What the Spring Budget Means for SMEs

The Spring Budget 2019

The Spring Budget was announced on March 13th by Chancellor Philip Hammond.  Whilst the announcement may be a fiscal ‘non -event’ for many with Brexit dominating the stage,  there are some interesting developments to take note of.


Minimum Wage is Rising


For those aged 25 and over, the national living wage will increase by 4.9% on April 1st from £7.83 to £8.21.


The rise means for the lowest-paid workers, it will exceed both inflation and average earnings.  Reports show wages increasing at their fastest pace in over a decade whilst employment levels have been rising since 2010.


Co-Investment Rate Cut by Half


More SMEs will be encouraged to take on apprentices, as employers will see the co-investment rate they pay cut from 10% to 5%. For levy-paying employers, they’ll be able to share levy funds across their supply chains with the amount rising from 10% to 25%.


There will be an extra 3 million Apprenticeships created to help young people retrain in careers that there are current skill shortages in. The Chancellor announced that a £700 million package will be given out to help SMEs invest in apprenticeships, from April 1st.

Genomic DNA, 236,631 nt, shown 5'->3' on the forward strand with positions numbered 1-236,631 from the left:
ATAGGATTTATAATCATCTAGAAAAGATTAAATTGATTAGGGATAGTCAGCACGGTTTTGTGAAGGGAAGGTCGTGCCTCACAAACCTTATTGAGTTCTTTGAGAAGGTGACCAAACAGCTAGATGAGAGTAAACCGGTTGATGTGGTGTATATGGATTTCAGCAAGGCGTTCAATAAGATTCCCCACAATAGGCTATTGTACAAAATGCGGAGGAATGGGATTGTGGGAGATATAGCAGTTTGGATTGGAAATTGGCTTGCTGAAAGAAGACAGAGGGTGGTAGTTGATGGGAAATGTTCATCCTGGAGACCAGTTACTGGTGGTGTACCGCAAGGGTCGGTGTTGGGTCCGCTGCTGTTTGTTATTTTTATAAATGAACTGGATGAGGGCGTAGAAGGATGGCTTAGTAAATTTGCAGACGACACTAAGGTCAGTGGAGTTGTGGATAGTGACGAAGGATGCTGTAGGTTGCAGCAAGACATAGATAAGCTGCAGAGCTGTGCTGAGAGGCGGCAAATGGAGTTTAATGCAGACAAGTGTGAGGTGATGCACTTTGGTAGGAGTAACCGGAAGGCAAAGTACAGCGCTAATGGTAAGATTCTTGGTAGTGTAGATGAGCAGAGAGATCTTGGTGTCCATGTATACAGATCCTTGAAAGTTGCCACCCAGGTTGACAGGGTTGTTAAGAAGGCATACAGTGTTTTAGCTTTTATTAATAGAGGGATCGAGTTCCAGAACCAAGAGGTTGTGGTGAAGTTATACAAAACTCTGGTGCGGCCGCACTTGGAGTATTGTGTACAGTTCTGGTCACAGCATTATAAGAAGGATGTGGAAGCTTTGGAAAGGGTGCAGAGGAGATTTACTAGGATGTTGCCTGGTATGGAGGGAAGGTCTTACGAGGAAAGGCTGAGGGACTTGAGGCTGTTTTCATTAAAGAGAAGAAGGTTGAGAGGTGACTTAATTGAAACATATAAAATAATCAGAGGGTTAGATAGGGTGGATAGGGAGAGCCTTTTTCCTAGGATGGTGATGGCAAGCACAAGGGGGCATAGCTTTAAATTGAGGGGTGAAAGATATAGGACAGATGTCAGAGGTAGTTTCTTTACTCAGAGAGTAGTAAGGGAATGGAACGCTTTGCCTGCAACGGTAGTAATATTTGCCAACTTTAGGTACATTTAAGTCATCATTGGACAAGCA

The Digital Economy Set to Become Fairer


There’s no doubt the digital economy provides great employment opportunities for the UK. However, it’s been recognised that the market is currently out of balance.


With technology giants coming under increasing fire for abusing their power of position, a call to make the digital markets fairer has been announced.  


A recent report has been devised which outlines recommendations to change the UK’s digital approach and tackle issues such as: antitrust enforcement. mergers, data protection, predatory pricing, advertising standards and to encourage innovation and customer choice.


Capital Allowances for New Non-Residential Structures and Buildings


The budget announcement in 2018, meant SBA will be available for new construction expenditure on non-residential buildings and structures.  


The  capital allowance will be given over 50 years at a rate of 2% per annum.   The SBA is said to be a serious commitment to enable the UK market to become a prime destination for investment in structural assets.


Comments are still being added to the draft legislation until  April 24th and they can be sent to: contact.capital allowances@hmrc.gsi.gov.uk.


Once in force,  the relief will be allowed to be claimed for costs incurred on or after October 29th 2018.